finally, a note on medium. although ruscha’s books have become sought after works of art, he always emphasized their primary nature as, well, books. he even donated some to the library of congress (they rejected them—ruscha published the rejection on artforum, and hilarity ensued). the idea that art should be disseminated through mass media brings us of course to our contemporary blogging paradigm, where ruscha’s operations and their subsequent misreadings might take on new relevancy.

ps. reyner banham loves los angeles. the 1972 bbc documentary, look out for the interview with ed ruscha towards the end.

pps. tyler green on alexandra schwartz’s “ed ruscha’s los angeles” considers she dwells too much on architectural influences in the 1970s. i haven’t looked at this book, curious to read her take.

ppps. the architect’s newspaper review of same thinks schwartz does not take a critical stance on ruscha’s ambiguity.


[1] Colin Rowe and John Hejduk, “Lockhart, Texas,” In Architectural Record [March 1957]: 205

[2] Reyner Banham, “Under the Hollywood Sign,” in Edward Ruscha. Prints and Publications 1962-74 (London: Art Council of Great Britain 1975)

Filed under: ., banham, gehry, hejduk, koolhaas, rowe, ruscha, scott-brown, venturi,

women architects: f’ing cool

denise and other monuments

the new york review of books recently published this article titled “the world’s foremost female architect,” giving it up for denise scott-brown. my first reaction was that selecting “the world’s foremost” seems like a particularly [excuse my political incorrectness] male thing to do. i mean, do we really need a foremost female architect? because being the leader necessarily means being lonely there at the top, and as a woman architect myself, the experience of ‘lone woman in the office,’ while dealable, is not something that i would call pleasurable. let me be clear. while i’ve often enough been the sole women at the office, or at the studio, or at the class, or at the faculty meeting, i’ve been lucky to have had fantastic male colleagues [well, most of them] that have minimized any friction that might come from a ‘gender unbalanced’ environment. in fact, i long ago decided that this would not be a problem, and it largely hasn’t [ok, there was that creepy guy that liked to stand by my desk and watch me work, but we won’t go there]. and i should add i’m delighted that many younger generations have not had this lonely experience [actually lonelier when working in the us than back in ecuador].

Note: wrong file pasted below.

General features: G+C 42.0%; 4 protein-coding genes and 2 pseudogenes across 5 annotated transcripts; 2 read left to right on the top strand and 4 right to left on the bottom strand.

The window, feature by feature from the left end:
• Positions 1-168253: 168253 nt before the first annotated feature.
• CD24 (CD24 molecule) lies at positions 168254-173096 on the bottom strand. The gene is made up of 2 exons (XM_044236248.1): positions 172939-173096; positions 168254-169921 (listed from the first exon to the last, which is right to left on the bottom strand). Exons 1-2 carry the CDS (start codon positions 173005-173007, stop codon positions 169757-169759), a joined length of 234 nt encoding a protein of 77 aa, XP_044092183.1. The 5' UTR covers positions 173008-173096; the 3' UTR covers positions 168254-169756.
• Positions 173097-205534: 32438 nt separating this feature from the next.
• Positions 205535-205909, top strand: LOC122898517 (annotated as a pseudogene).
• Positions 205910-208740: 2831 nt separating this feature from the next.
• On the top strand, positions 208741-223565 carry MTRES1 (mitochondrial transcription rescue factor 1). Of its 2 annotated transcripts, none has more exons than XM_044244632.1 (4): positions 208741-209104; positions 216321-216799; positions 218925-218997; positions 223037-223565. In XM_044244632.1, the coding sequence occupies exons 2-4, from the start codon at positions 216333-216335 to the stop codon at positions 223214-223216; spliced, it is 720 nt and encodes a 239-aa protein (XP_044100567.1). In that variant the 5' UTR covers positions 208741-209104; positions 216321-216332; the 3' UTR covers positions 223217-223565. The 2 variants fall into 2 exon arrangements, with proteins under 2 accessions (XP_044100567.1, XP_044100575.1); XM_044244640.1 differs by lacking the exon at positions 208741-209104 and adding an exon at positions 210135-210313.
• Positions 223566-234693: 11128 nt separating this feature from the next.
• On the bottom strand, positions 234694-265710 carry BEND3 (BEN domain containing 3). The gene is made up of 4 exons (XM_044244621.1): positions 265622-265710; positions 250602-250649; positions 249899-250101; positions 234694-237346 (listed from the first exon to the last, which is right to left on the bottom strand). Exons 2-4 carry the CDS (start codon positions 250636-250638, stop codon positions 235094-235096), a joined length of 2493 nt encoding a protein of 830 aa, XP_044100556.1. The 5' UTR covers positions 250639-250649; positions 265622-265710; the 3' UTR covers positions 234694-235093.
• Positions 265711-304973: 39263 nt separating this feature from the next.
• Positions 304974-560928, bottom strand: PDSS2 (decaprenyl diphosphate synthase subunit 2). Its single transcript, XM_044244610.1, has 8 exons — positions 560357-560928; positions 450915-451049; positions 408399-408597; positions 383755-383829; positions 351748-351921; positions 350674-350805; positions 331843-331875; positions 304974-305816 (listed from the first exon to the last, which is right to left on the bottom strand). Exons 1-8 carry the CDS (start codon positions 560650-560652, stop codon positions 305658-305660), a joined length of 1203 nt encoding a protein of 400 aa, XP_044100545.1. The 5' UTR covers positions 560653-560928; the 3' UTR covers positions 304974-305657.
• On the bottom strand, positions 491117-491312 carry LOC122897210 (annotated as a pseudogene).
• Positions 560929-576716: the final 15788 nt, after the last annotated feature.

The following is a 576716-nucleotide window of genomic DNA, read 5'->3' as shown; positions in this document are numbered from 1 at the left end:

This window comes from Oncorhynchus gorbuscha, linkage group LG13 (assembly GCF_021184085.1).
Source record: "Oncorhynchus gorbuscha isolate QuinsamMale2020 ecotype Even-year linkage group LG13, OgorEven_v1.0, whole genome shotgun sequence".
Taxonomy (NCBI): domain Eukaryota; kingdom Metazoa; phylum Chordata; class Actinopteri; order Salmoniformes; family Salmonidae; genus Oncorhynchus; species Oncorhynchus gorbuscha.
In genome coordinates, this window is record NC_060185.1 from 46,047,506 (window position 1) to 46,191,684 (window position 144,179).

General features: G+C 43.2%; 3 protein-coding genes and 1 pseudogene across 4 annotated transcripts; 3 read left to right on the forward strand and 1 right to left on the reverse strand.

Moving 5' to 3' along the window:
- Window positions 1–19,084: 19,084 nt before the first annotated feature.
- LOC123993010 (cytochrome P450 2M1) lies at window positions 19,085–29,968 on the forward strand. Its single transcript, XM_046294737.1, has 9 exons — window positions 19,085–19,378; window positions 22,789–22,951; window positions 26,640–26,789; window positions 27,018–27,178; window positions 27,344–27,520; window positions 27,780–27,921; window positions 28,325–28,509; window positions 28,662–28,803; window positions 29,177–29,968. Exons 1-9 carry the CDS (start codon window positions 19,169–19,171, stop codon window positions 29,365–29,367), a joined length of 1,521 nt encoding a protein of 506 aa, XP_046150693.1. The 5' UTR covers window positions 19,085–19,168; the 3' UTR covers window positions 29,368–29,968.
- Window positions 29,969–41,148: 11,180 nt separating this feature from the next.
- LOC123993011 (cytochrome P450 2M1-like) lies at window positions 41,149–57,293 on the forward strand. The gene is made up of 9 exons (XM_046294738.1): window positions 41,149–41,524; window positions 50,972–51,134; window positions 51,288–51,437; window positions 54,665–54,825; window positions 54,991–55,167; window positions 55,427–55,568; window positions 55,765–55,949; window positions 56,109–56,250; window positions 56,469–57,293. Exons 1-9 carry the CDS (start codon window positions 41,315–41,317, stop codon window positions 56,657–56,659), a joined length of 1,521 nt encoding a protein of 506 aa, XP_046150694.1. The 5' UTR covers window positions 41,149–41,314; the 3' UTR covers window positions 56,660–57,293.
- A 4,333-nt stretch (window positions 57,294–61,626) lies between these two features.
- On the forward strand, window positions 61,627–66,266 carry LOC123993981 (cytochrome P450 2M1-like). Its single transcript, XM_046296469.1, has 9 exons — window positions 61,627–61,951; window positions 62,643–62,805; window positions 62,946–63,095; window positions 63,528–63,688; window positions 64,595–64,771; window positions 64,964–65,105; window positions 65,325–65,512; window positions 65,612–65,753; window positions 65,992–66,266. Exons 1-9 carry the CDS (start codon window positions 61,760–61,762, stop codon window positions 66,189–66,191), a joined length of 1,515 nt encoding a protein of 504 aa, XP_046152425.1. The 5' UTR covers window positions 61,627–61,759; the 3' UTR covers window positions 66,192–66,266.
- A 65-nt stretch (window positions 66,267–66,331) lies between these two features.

source: http://designmuseum.org/design/alison-peter-smithsoncharles and ray eames

so back to the article above. part of the problem with female architect role models, is that there are really very few of them that ‘fit’ a perfect ‘role model’ mold. denise is part of a husband-and-wife team, as were alison smithson [although, note the dark overtones of the photograph, with her literally in the blurry background] and ray eames [a fun image, i’ve always thought, but part of its humor coming from the observer being amused at the fact that she is driving]. more recent examples of such partnerships include diana agrest of agrest and gandelsonas, billie tsien of willians and tsien, sarah whiting of ww architecture, and monica ponce de leon of office dA. although all these partnerships work in different ways, they have managed to keep their respective offices working successfully.

interesting anomalies in these examples are the recent split of farshid moussavi and alejandro zaera polo, of foa architects, and the changing partners and office of enric miralles, carme pinos (her studio here) and benedetta tagliabue (who decided to keep his name in the office).